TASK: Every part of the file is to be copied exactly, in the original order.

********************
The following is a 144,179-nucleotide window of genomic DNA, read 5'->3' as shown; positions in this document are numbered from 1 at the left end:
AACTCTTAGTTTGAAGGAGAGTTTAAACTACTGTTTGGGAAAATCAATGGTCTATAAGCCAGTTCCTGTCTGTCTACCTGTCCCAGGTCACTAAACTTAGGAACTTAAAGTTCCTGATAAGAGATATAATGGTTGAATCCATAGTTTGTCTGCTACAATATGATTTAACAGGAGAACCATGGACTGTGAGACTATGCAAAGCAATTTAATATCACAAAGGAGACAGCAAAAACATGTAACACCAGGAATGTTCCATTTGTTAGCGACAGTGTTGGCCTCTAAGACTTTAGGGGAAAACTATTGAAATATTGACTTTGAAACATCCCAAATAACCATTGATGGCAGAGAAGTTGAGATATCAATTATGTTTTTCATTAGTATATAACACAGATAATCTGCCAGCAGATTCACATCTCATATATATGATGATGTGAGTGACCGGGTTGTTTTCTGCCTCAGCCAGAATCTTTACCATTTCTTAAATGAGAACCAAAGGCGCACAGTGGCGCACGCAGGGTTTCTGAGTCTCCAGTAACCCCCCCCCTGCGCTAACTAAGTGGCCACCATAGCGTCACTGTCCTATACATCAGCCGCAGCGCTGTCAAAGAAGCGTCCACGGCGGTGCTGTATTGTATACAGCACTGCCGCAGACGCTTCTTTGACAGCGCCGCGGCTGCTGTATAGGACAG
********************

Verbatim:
The following is a 144,179-nucleotide window of genomic DNA, read 5'->3' as shown; positions in this document are numbered from 1 at the left end:
AACTCTTAGTTTGAAGGAGAGTTTAAACTACTGTTTGGGAAAATCAATGGTCTATAAGCCAGTTCCTGTCTGTCTACCTGTCCCAGGTCACTAAACTTAGGAACTTAAAGTTCCTGATAAGAGATATAATGGTTGAATCCATAGTTTGTCTGCTACAATATGATTTAACAGGAGAACCATGGACTGTGAGACTATGCAAAGCAATTTAATATCACAAAGGAGACAGCAAAAACATGTAACACCAGGAATGTTCCATTTGTTAGCGACAGTGTTGGCCTCTAAGACTTTAGGGGAAAACTATTGAAATATTGACTTTGAAACATCCCAAATAACCATTGATGGCAGAGAAGTTGAGATATCAATTATGTTTTTCATTAGTATATAACACAGATAATCTGCCAGCAGATTCACATCTCATATATATGATGATGTGAGTGACCGGGTTGTTTTCTGCCTCAGCCAGAATCTTTACCATTTCTTAAATGAGAACCAAAGGCGCACAGTGGCGCACGCAGGGTTTCTGAGTCTCCAGTAACCCCCCCCCTGCGCTAACTAAGTGGCCACCATAGCGTCACTGTCCTATACATCAGCCGCAGCGCTGTCAAAGAAGCGTCCACGGCGGTGCTGTATTGTATACAGCACTGCCGCAGACGCTTCTTTGACAGCGCCGCGGCTGCTGTATAGGACAG